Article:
Many sober companions are people who are in recovery. They not only work in the field–they are committed to supporting people struggling with addiction and feel personally invested in their success. In addition to knowing about helpful community resources, being reliable, and having great listening skills, a sober companion should also have other important qualities. To give good support and provide high-quality services, the person should be:
- Sober: Your sober companion should be wholly committed to sobriety and regularly engage in recovery-related activities. They should have several years of sobriety behind them so they can offer the benefit of their experience to their clients.
- Trustworthy: You should feel comfortable and safe with your sober companion. This is a person who will be with you when you are vulnerable and may spend significant periods in your home. They may go through your personal belongings. You must also trust your sober companion enough to be open and honest about your emotions and behaviors.
- Accountable: Your sober companion must show up when they say they will and be upfront about what services they can and cannot offer. If your sober companion cannot support you as promised, they should provide an alternative solution.
Your sober companion may be an important part of your recovery journey. You must feel comfortable with their personality and experience before hiring them to provide these important services.
How to Choose a Supportive Sober Companion
Each person in recovery has a different lifestyle and different needs. Several types of sober companions offer a range of varying services. Three of the most common types are:
- Live-in: This type of companion temporarily moves into your home to offer the highest level of support. To hold you accountable, the sober companion may regularly search your personal belongings for drugs or paraphernalia.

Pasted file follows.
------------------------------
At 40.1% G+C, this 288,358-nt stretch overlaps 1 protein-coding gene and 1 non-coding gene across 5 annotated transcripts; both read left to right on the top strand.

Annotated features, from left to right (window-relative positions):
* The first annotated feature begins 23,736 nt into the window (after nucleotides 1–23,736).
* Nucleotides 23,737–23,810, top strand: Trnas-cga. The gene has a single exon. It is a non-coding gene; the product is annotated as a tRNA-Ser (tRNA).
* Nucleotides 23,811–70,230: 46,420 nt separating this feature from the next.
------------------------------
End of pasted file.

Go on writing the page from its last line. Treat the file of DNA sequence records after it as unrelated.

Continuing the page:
- On-call: Sometimes called “sober coaches”, this kind of sober companion is available for support as needed. They may offer both in-person and virtual or phone support.
- Escort-based: This kind of companion will accompany you to events that might be triggering, such as family holiday celebrations, weddings, or work events.
You can find a sober companion by contacting local addiction treatment facilities, inquiring at 12-step meetings, or asking for referrals from your addiction specialists and facility staff. Finding a good sober companion may be an important part of the aftercare planning you do during treatment.
Find a Sober Companion For Yourself or a Loved One Today
If you or a loved one needs comprehensive addiction treatment or support at any stage of your recovery, please reach out to the staff at New Jersey Addiction Interventions. We offer a variety of programs and services designed to empower people as they overcome addiction. In addition to our treatment programs, we offer support to the family and loved ones of people living with addiction.
Addiction can feel lonely, but you do not have to manage this alone. Reach out to our staff today to learn more about how we can support you.
Medically Reviewed: March 7, 2022
All of the information on this page has been reviewed and verified by a certified addiction professional.